Sunday, 24 January 2010

(500) Films of Empire - Day 130

467 - The Deer Hunter - 3 stars
When is a Vietnam war movie not a Vietnam war movie? When it's The Deer Hunter.
For this is not your typical war movie, in fact you hardly see any of the war itself. In fact it could be about any war as it is not about the conflict but the effect that war has on people. This is part of what makes this a difficult movie to watch, and there are a couple of different reasons:
1) The pacing.
For modern day audiences, this must seem like it is moving at a snail's pace compared to films like yesterday's viewing The Bourne Identity. One colleague said that he has tried to watch it twice but never made it past the wedding scene.
It is over an hour before we get to Vietnam, as the the film initially looks to develop the main characters (Robert De Niro, John Savage and Christopher Walken), their relationships and the small town community where they live.
2) Russian Roulette
War fans will be left disappointed as we almost jump cut forward from a post-wedding deer hunt straight to Vietnam where our trio of friends have been captured by the Vietkong. No big battles scenes, Platoon or Saving Private Ryan this is not.
How are three main protaganists managed to all get assigned to same unit is beyond me. The US Army must be as small as Aberdeen, where everyone seems to know everyone!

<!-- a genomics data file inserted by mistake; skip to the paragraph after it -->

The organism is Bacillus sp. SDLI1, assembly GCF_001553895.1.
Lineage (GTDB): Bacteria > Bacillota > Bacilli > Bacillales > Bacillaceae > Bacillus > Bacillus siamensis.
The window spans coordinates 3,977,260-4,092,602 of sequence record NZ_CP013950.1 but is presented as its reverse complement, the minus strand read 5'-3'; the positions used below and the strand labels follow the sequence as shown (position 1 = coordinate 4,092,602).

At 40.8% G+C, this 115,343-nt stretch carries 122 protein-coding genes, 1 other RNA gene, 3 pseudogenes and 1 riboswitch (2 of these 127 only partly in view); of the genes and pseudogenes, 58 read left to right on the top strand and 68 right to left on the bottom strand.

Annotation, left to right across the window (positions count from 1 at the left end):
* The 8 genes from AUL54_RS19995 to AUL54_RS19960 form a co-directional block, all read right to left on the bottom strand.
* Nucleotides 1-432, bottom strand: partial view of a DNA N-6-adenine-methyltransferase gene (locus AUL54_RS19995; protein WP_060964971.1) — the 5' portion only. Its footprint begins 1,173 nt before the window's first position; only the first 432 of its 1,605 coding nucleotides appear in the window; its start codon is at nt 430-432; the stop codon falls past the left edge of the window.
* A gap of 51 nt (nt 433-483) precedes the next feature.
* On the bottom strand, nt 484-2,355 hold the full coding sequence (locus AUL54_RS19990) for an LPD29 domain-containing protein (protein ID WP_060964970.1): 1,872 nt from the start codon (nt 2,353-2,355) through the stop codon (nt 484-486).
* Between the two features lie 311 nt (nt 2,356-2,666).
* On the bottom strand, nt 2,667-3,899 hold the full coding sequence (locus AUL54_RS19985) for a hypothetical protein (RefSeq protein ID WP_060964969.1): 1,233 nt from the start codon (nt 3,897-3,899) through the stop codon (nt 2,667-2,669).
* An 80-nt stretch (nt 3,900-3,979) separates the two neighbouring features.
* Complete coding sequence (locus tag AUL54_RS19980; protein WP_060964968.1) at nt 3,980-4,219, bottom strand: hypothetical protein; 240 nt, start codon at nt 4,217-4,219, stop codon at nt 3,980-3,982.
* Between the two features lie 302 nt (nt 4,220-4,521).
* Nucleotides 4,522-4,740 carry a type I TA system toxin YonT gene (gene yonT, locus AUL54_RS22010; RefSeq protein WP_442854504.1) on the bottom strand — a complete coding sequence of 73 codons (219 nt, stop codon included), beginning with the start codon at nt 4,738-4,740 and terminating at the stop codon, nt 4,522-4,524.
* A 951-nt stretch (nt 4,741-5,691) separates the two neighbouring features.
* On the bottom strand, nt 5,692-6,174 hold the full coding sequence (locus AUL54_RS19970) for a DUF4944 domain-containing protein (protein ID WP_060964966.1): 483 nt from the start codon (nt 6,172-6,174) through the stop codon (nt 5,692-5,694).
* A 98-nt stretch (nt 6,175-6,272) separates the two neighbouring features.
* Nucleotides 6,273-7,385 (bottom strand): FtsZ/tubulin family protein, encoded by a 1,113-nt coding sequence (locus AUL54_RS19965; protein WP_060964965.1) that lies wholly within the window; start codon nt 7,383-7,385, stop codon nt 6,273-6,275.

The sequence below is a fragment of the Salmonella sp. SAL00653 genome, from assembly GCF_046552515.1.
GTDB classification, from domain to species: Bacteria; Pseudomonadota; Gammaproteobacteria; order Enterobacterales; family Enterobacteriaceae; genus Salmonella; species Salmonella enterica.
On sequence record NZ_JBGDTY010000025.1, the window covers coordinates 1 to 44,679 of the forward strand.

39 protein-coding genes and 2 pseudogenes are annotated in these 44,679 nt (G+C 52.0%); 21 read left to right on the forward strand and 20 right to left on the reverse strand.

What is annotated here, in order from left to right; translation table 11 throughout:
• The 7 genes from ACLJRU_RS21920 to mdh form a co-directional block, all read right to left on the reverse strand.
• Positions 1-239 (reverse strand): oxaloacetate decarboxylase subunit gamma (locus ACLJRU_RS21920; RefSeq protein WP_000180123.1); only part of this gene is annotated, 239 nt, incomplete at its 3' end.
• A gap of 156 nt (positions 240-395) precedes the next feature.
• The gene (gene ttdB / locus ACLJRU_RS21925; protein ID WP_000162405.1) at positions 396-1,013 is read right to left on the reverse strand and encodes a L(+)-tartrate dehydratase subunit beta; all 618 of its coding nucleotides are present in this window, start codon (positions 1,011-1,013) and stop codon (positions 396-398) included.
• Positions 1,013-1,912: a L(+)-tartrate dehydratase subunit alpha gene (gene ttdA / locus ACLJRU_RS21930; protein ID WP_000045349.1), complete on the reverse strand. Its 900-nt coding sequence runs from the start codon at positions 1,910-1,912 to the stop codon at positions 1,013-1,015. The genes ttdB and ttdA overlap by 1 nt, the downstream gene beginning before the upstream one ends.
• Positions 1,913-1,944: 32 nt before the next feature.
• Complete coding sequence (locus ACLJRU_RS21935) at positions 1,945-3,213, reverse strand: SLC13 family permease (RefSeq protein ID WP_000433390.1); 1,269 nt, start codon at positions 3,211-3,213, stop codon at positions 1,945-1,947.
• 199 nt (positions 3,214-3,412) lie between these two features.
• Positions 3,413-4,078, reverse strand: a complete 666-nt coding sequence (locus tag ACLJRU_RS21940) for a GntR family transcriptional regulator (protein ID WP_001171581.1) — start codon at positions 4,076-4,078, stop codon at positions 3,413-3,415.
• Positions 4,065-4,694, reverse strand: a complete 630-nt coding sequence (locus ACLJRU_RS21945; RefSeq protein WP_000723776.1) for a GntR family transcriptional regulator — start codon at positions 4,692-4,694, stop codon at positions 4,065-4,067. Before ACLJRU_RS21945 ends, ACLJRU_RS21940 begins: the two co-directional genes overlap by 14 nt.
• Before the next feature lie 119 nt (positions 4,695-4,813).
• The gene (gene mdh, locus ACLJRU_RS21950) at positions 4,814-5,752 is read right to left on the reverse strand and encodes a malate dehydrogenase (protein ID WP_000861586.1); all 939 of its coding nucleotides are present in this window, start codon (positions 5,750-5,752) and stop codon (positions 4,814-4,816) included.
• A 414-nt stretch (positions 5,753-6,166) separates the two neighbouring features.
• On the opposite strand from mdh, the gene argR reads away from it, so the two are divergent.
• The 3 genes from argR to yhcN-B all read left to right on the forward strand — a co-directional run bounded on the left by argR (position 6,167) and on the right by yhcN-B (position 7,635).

They, along with other prisoners, are forced to play russian roulette by their captors who bet on the outcome. These are difficult scenes to watch as the level of tension is very high and made more convincing by the fact that De Niro and Walken are really being slapped around by their captors. No wonder De Niro looks pissed off!
The film goes onto look at the different impact the war and the torture they endured has on them. De Niro returns home, falls in love with Meryl Streep and finds it difficult to re-integrate into the town, Savage ends up in a military hospital while Walken stays in Vietnam and plays russian roulette for money.
This leads to the final showdown between Walken and De Niro, who returns to bring his friend home. Playing against each other, it is a fantastic scene and a heartbreaking finale and it was probably this scene alone that won Walken the Oscar for this movie.
As a war movie it will be a disappointment for some people, especially those of a younger generation, but as a study of the effects of war it is a deeply moving and fascinating film.
On the lighter side of life it did lead to a great drinking game called The Beer Hunter where you take a six pack of beer, shake one up, mix them around and then take turns in opening them next to your face. One to try next time you're at a party!

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